by Brian Hioe

Photo Credit: KMT/Facebook

THE KMT HAS experienced further controversy regarding the 1992 Consensus, following a recent interview by party chair Eric Chu with Deutsche Welle, as well as an article published by the CPPCC Daily, a Chinese state-run media outlet. It may not be surprising to note that both incidents have been leveraged on by the pan-Green camp for political ammunition, particularly given that the KMT’s unwillingness to swerve away from the 1992 Consensus continues to be a major weakness for the party. 

In particular, the article published by the CPPCC Daily, which was published on Saturday, accused members of the KMT leadership of seeking to change the meaning of the 1992 Consensus. The article was written for the 30th anniversary of the 1992 talks, which took place in Hong Kong, and it stressed that the 1992 Consensus consisted of the agreement that there was “One China”. 

KMT chair Eric Chu. Photo credit: Eric Chu/Facebook

What was not mentioned was the element of the 1992 Consensus that refers to “respective interpretations” or “multiple interpretations” of what that “One China” consists of. This proved a blow to the credibility of the KMT, seeing as that the KMT has historically emphasized the 1992 Consensus as being “One China, respective interpretations.” KMT caucus whip William Tseng would criticize the CPPCC Daily for selective quotation, while pan-Green politicians have commented on the CCP throwing the KMT under the bus in this way. 

During the interview with Deutsche Welle, which was released last Tuesday, Chu claimed it was the KMT that sought to maintain the status quo in the Taiwan Straits, while depicting the DPP as refusing to communicate with China and risking the status quo. Chu, for the most part, brushed off questions about Chinese threats or attempting to clarify what the KMT referred to as the status quo, except for appealing to past periods when the KMT held power, and China did not militarily threaten Taiwan or seek to poach its diplomatic allies.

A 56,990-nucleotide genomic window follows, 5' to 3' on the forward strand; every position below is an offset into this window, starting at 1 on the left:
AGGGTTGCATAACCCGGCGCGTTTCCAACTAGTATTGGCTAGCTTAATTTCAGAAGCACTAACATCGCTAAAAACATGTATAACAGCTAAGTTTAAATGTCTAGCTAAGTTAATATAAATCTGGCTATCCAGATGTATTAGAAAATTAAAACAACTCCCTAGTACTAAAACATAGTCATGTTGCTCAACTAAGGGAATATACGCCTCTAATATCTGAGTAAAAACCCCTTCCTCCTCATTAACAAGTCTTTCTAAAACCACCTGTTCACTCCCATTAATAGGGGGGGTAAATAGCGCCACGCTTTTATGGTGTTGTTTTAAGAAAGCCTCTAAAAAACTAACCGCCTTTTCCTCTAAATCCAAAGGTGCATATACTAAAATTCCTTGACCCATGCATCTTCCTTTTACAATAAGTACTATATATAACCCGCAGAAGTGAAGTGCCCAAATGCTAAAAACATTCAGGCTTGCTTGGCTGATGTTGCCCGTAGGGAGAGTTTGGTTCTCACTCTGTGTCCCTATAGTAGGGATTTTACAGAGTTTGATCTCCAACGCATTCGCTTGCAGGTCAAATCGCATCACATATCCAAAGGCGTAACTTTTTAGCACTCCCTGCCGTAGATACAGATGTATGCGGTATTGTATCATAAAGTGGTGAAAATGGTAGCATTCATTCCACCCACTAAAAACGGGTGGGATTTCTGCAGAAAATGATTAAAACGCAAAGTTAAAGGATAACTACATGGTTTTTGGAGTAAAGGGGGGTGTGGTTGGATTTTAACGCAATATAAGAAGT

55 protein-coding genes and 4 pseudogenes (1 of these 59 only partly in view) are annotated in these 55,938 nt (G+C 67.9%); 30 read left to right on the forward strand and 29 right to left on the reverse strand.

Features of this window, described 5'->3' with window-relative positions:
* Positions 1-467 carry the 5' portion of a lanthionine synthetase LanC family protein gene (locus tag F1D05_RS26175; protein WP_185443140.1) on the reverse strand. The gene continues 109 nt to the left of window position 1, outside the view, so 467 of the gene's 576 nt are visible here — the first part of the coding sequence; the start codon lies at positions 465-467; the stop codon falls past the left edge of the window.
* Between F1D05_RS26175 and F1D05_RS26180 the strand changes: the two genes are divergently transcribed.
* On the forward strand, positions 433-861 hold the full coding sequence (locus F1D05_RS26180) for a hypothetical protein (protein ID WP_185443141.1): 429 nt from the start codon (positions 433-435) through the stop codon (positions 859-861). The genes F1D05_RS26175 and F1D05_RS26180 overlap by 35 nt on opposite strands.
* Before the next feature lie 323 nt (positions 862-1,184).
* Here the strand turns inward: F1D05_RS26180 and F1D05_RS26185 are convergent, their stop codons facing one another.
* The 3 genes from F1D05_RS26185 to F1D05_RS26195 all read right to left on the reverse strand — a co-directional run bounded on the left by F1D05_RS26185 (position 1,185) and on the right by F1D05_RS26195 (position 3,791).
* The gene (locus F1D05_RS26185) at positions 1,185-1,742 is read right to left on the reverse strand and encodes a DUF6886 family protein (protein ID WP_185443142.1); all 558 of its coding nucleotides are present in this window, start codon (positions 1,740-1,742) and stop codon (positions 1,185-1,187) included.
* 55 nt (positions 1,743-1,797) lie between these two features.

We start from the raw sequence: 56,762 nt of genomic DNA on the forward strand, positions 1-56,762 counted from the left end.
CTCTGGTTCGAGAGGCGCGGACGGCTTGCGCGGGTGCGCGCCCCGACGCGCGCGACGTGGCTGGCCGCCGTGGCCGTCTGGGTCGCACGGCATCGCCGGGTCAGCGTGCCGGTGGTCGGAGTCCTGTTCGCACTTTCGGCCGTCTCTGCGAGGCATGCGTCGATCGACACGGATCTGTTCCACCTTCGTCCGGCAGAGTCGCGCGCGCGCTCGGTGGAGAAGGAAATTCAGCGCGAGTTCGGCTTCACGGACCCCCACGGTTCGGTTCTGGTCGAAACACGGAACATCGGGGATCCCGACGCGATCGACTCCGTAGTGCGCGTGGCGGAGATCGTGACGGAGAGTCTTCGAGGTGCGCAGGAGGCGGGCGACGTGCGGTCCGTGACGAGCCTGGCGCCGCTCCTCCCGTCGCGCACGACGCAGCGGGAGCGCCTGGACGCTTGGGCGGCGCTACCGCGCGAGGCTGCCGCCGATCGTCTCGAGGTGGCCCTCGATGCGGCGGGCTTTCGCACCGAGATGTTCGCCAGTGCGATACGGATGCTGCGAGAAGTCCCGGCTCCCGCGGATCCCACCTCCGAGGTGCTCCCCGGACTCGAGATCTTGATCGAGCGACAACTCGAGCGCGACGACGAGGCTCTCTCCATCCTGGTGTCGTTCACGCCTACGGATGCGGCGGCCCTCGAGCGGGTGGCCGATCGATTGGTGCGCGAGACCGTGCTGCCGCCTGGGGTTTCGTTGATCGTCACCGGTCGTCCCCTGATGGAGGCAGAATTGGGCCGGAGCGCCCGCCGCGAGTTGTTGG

Otherwise, Chu denied that he had any plans to run for president and was insistent that the KMT would win in upcoming elections. When questioned about the KMT’s flagging approval rating or low public support for unification, as based on polling from National Cheng Chi University, Chu subsequently walked out of the interview. 

It is significant to note that during the interview, Chu could not clearly articulate his vision of the status quo, as advocated for by the KMT and apparently not the DPP, at a time in which the DPP under Tsai Ing-wen has shifted towards a pro-status quo position and away from its historic independence advocacy. Chu relied on old tropes of attempting to depict the DPP as a cross-straits provocateur, but could also not firmly articulate this claim. 

In the meantime, Chu seems to be caught between a rock and a hard place. Even as he insists that the DPP is changing the status quo, by contrast, it is China that is doing so–by dropping the “respective interpretations” aspect of the 1992 Consensus and emphasizing only the “One China” aspect. The CPPCC Daily’s article puts Chu in an inconvenient position when its assertions about the 1992 Consensus and status quo differ from Chu’s own. 

Indeed, Chu had already come under fire for suggesting dropping the 1992 Consensus early on in his term as chair, then rapidly backing away from the idea when criticized. But Chu also angered those within the party committed to the 1992 Consensus by referring to it as a “non-consensus consensus” during a trip to Washington DC, as part of efforts aimed at rebranding the KMT as a pro-US, rather than pro-China party. In response to China emphasizing claims over the Taiwan Straits as its territorial waters, the KMT made an official statement emphasizing that the PRC has never controlled Taiwan. 

Photo credit: Eric Chu/Facebook

Chu publicly expressing doubt about the 1992 Consensus illustrates to what extent the idea is a dead albatross in Taiwanese elections, that he and his predecessor as KMT chair, Johnny Chiang, would openly contemplate dropping it in order to bolster the KMT’s electoral viability. 

Yet even as Chu made a much-publicized trip to the US for the KMT’s reopening of its DC office, this still took place in a similar time frame to a visit to China by KMT vice chair Andrew Hsia, shortly after Chinese live-fire drills around Taiwan. It may be that Chu was aiming to convey different messages to different audiences or to be strategically ambiguous with his actions. 

Just China may be unwilling to accept any deviance from the line it sets by the KMT at present and it may be unwilling to forgive Chu for openly expressing doubt about the 1992 Consensus. And so, though the KMT has returned to leveraging on the traditional claim that it is the only party in Taiwan able to maintain peace with China, it is possible that China will undercut this messaging from the KMT with public attacks on the KMT leadership. This remains to be seen. 

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